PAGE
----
plotly offers the option to customize hover text boxes, enhancing both context and readability. When customizing these text boxes for your visualization, keep these key points in mind:

Conciseness with Relevant Information: Ensure the hover text boxes remain clear and uncluttered. Include only the most crucial data to avoid overwhelming the viewer and to facilitate quick comprehension.

Formatting for Readability: Utilize HTML tags for structured formatting. This approach helps to make complex data more accessible and keeps the hover text boxes organized and clean.

Simplifying Variable Names: For lengthy or complex variable names, consider using shorter, more intuitive aliases to enhance user-friendliness.

# Create an interactive scatter plot
plot <- plot_ly(data = gapminder_data, 
                x = ~log(gdpPercap), 
                y = ~lifeExp, 
                type = 'scatter', 
                mode = 'markers', 
                text = ~paste("Country:", country,  
      # text = ~paste(...): Customizes the hover text.
                              "<br>GDP per Capita:", gdpPercap, # line breaks (<br>) for readability.
                              "<br>Life Expectancy:", lifeExp, 
                              "<br>Population:", pop),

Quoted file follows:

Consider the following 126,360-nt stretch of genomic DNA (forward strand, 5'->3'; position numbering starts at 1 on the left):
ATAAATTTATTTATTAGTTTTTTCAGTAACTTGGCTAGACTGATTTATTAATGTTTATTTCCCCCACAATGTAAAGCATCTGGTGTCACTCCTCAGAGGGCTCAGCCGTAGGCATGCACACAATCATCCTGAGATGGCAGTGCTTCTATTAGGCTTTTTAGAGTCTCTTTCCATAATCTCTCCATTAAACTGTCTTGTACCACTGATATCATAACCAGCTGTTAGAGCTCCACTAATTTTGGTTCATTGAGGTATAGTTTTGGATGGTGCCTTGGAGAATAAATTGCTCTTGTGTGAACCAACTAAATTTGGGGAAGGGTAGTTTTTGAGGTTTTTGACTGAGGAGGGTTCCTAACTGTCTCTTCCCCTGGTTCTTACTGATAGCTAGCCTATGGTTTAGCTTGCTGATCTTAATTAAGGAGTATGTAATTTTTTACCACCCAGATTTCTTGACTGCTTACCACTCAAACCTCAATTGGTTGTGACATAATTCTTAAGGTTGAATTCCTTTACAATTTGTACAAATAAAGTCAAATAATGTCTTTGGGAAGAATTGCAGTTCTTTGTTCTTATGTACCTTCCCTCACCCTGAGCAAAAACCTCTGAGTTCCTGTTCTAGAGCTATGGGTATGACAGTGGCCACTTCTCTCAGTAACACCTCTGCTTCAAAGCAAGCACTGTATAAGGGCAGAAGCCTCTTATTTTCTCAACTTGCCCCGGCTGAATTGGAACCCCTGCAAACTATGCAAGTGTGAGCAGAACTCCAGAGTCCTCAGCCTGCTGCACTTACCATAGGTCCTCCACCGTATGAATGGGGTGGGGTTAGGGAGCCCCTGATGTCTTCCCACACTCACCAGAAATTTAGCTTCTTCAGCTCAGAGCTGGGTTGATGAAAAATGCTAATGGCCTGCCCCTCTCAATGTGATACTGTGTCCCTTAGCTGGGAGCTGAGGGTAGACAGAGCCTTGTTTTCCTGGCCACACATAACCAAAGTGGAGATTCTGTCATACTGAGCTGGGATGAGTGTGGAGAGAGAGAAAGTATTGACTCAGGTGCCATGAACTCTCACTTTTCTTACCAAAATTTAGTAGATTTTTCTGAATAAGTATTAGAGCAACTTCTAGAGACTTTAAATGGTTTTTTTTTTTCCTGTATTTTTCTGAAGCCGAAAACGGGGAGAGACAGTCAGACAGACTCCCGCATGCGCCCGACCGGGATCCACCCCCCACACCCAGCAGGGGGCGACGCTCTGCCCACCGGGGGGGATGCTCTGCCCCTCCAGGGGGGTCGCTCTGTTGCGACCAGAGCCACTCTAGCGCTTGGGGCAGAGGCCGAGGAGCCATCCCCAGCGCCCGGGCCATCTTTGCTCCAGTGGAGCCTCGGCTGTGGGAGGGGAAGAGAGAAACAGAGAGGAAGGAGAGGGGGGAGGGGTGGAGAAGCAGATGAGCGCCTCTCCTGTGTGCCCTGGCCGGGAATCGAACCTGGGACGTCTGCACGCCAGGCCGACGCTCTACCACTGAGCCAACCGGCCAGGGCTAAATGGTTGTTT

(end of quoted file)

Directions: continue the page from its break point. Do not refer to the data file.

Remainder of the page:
hoverinfo = 'text',) %>%
  layout(title = 'GDP per Capita vs Life Expectancy',
         xaxis = list(title = 'GDP per Capita'),
         yaxis = list(title = 'Life Expectancy'),
         # hoverlabel: Customizes the hover label.
         hoverlabel = list(bgcolor = "white") # Set hover label background to white

Bringing Data to Life with Animations

With the basics in place, our plotly scatter plot currently showcases the relationship between GDP and life expectancy through interactive, hoverable points. However, the simultaneous display of data across all years can create a visually cluttered experience. The next step is to add: Animation. plotly’s animation capabilities can transform these static visualizations into dynamic narratives, effectively illustrating changes over time.

Implementing Animations in Plotly

To animate data using plotly, there are two main steps to follow:

Step 1: Organizing Data with the Frame Argument

Start with setting frame = ~<category> in the plot_ly() function. where is the variable you want to animate over (e.g., year, month, category). This step categorizes your data points, allowing for a sequential animation in plotly based on the selected category.

Step 2: Fine-Tuning with Animation Options

Next, apply animation_opts(frame = <duration>, redraw = TRUE, transition = <transition_time>, easing = <easing_function>) for detailed control over the animation: